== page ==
Left Behind

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Left Behind Misty Dennis GEN499: General Education Capstone Leslie Ruff October 11, 2015 The heartache of losing someone dear to us is a pain that most of us will unfortunately experience at some point in our lives. Comforting someone who has lost a loved one is not an easy endeavor, as finding the right words to ease someone’s pain is no easy feat. Now, imagine comforting a mom or dad, sister or brother, spouse or child of someone who intentionally took their own life. Not only does the family and friends of the suicide victim feel the shock of loss, but also they may feel that they failed the victim in some way, did not see the signs, and feel guilt that they should have seen this coming. Coupled with their own guilt,…show more content…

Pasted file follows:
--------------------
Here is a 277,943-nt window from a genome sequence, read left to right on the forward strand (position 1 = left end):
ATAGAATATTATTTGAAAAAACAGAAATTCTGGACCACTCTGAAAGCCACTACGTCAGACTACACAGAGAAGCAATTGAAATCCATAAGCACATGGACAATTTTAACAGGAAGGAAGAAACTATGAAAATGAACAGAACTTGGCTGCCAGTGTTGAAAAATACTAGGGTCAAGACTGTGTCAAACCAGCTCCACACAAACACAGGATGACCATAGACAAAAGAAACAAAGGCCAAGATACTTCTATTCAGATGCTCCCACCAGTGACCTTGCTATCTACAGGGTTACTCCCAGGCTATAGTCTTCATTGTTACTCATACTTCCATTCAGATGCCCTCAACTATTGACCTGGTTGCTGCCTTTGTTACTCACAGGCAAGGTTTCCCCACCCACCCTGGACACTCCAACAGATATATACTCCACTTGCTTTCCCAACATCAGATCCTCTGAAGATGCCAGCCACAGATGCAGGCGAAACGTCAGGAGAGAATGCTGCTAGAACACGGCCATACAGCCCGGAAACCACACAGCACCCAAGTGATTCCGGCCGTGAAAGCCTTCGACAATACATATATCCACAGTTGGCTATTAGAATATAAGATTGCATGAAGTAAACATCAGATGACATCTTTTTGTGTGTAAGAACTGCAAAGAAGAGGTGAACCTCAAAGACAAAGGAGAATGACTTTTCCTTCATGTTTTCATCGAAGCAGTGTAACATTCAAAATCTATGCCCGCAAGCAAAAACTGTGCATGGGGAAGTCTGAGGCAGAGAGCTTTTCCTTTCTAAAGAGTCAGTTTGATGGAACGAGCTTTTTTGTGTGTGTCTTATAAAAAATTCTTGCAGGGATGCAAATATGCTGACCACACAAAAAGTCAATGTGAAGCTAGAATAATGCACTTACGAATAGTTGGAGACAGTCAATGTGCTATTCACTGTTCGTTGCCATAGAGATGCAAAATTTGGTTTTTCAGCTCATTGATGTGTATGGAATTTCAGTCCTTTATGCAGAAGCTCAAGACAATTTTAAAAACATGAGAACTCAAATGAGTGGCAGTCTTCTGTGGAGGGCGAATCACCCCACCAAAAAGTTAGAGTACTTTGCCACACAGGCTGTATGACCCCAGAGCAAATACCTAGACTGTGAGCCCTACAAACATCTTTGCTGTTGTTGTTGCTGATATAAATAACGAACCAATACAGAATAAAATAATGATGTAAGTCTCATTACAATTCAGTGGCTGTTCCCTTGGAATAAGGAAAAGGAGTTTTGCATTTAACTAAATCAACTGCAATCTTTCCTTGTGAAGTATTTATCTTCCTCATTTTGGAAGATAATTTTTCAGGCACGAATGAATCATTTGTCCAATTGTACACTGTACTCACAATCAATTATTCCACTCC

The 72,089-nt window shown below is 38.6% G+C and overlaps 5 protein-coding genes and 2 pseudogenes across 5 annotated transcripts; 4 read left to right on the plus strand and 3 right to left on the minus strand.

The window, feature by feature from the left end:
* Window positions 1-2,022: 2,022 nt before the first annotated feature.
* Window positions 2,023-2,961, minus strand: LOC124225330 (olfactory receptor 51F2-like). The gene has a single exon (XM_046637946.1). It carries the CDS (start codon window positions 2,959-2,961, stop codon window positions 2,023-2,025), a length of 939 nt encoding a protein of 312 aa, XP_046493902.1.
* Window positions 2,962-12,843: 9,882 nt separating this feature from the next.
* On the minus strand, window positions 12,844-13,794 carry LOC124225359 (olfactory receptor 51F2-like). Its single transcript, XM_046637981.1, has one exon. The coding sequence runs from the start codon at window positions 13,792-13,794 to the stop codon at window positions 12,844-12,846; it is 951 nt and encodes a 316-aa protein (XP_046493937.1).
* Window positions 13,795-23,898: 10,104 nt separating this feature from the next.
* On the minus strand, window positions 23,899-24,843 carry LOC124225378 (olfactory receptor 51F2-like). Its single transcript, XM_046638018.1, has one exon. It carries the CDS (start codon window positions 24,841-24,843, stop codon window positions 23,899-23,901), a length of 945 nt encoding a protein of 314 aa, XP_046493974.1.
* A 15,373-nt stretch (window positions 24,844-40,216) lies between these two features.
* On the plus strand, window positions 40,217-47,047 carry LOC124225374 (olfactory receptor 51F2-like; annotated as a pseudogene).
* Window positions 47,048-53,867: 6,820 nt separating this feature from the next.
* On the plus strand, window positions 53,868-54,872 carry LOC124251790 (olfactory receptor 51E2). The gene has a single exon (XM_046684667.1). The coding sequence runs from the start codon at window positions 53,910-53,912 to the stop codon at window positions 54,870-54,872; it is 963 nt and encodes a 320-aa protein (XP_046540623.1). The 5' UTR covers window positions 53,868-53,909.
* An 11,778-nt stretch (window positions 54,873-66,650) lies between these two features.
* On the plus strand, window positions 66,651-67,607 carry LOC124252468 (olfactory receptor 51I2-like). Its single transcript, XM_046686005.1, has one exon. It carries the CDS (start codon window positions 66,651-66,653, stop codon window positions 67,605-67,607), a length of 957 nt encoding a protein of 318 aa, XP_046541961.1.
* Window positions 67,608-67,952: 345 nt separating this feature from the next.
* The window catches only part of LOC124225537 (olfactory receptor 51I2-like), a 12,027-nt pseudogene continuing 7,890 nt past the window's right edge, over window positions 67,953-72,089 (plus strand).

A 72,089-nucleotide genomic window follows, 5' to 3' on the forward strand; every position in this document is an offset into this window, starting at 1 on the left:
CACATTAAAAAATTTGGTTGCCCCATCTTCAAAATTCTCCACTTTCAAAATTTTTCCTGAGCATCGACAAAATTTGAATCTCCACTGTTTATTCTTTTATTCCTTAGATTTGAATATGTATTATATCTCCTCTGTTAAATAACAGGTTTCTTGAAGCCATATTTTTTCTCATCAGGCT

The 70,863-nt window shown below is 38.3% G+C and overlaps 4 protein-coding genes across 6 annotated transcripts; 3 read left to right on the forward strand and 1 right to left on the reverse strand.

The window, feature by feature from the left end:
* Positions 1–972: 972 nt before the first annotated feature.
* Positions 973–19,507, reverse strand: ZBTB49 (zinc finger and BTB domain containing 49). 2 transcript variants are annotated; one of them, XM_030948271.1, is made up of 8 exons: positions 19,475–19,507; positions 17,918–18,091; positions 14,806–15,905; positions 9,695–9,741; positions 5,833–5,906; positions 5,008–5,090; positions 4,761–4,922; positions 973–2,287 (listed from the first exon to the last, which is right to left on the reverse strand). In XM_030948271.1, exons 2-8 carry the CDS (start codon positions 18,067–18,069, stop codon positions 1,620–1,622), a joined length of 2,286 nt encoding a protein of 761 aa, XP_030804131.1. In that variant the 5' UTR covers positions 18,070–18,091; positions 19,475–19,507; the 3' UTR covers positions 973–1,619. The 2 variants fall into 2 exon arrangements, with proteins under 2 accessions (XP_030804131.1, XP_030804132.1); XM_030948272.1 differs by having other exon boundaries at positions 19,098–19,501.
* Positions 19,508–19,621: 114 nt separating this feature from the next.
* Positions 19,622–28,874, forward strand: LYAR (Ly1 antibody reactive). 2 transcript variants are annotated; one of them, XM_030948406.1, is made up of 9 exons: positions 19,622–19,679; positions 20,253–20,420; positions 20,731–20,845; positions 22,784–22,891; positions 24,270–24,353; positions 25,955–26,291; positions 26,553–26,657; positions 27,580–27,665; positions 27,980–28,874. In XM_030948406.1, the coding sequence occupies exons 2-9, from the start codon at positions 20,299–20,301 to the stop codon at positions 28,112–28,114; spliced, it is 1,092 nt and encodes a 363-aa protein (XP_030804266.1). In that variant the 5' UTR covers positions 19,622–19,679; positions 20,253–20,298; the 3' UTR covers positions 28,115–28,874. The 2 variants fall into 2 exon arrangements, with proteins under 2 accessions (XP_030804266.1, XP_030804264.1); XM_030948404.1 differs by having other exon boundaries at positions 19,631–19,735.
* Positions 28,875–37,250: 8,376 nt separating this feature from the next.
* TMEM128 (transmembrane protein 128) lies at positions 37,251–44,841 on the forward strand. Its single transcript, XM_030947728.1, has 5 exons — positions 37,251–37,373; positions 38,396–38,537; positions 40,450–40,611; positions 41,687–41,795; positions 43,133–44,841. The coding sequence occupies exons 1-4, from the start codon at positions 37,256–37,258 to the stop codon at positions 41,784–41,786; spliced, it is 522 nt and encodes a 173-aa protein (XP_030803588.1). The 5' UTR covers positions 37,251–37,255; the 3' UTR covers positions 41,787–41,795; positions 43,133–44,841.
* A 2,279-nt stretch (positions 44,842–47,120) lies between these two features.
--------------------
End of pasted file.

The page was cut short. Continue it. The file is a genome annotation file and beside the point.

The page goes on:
I was rendered mute by the enormity of this act of self-murder (Chassay, 2006). This article shows us that not only family and friends are affected by suicide, but trained professionals in the area of depression and mental illness have a hard time coping also. STIGMA Researchers have come across evidence that suicide survivors do indeed suffer from stigma in the community. According to the Surgeon General’s Report stigma is “manifested by bias, distrust, stereotyping, fear, embarrassment, and/or avoidance of the stigmatized individual or group “(US Department of Health and Human Services, 1999). Many religions specifically condemn suicide as a sin, therefore suicide survivors may not be inclined to share the way their loved one passed away, due to being ostracized. Instead of sharing their feelings, suicide survivors may be inclined to keep their thoughts to themselves, isolating themselves from the outside world. The fear of being judged by someone else’s actions has taken away some of the survivors ability to grieve properly According to one research “The suicidally bereaved group reported higher levels of General Grief, Loss of Social Support, Stigmatization, Responsibility, Rejection, Self-Destructive Behavior and Unique Reactions when compared to the other four bereavement groups (Silverman,Range & Overholser, 1994). This study indicates that suicide survivors do indeed feel stigmatized,

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